Owen Paterson is saying again today that the Assembly should take up tax varying powers and settle discussion over Corporation Tax themselves.
Mr Paterson said: “The basic facts are, if we can get this through, and we’ve got to persuade the Treasury and we’ve got to persuade the European Commission, so we have got quite a long way to go on this, but bluntly, we won’t get there if we don’t have enthusiasm from Northern Ireland.”
The pay off for the government is that they claw back £300million from the block grant, so this is understandably attractive for them. And in addition, Ireland’s next Taioseach told the Alliance Party conference on Saturday that he is in favour of all-island tax harmonisation.
As with all things of substance in Northern Ireland, little can happen without approval from external powers – so the signs are good. Northern Ireland’s political parties could get what they wished for. (And if the UCUNF project produced nothing else then it did secure a corporation tax commitment from the Tories which Paterson is now progressing.)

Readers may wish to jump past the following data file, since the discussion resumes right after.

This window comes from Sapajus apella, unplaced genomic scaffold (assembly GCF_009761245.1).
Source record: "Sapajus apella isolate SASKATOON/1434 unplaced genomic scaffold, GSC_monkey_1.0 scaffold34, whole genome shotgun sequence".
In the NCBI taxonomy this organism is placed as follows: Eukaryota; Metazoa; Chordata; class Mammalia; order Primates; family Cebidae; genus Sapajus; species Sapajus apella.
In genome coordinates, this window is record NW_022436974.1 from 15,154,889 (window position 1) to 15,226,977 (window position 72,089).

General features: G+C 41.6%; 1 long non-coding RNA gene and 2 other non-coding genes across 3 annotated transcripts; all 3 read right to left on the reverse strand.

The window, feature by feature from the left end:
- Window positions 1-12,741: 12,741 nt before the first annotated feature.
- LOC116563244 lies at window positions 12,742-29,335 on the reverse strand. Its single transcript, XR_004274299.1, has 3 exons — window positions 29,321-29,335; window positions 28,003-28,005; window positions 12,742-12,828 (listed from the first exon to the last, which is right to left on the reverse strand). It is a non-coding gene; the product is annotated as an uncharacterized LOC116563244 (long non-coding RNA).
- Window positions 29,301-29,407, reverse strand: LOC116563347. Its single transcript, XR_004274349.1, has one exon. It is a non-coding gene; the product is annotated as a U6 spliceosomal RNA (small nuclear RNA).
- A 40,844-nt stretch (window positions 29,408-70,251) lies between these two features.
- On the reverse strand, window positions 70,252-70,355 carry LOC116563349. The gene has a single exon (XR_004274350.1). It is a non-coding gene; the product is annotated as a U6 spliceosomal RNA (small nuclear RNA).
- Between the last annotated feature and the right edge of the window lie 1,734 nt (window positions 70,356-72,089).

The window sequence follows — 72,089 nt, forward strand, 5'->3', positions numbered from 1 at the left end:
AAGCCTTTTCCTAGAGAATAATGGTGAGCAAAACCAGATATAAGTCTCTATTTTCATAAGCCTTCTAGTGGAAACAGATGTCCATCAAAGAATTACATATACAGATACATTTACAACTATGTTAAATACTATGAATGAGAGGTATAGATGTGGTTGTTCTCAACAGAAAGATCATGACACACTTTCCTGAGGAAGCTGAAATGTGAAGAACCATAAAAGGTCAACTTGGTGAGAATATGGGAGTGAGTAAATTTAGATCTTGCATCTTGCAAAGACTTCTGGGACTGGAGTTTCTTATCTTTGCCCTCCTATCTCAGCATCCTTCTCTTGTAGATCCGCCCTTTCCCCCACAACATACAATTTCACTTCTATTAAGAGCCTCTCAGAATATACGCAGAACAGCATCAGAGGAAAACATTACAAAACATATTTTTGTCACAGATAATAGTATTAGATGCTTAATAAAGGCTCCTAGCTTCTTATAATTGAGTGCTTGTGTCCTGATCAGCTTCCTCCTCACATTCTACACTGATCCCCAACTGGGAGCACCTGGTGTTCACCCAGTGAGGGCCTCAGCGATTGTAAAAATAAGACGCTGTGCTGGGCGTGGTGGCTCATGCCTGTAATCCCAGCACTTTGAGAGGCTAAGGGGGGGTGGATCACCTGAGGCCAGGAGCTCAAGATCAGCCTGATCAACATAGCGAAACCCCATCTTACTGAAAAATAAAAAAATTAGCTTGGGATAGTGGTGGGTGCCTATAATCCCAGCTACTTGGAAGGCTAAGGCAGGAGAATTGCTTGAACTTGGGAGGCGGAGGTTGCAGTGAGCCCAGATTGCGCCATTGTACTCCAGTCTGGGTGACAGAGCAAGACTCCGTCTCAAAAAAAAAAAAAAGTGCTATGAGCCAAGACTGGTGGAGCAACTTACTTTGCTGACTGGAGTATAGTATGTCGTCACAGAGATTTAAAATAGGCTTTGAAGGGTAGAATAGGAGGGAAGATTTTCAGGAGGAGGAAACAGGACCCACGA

Paterson has now put it up to local parties to demonstrate their enthusiasm. In fact, they did so earlier this month. As the squabbling continues over the draft Budget, could this policy have the potential to bring the parties together?
(Sammy Wilson will need to be placated though. He hasn’t been convinced of low corporation tax argument for quite some time.)
In the corporation tax issue we now have a signal policy that can demonstrate to the public at large that local reps have the capacity to agree and to deliver. What will they do?
A next step could be for Jim Nicholson, Diane Dodds and Bairbre de Brun to publicly declare their willingness to push the case in Brussels. What will they do?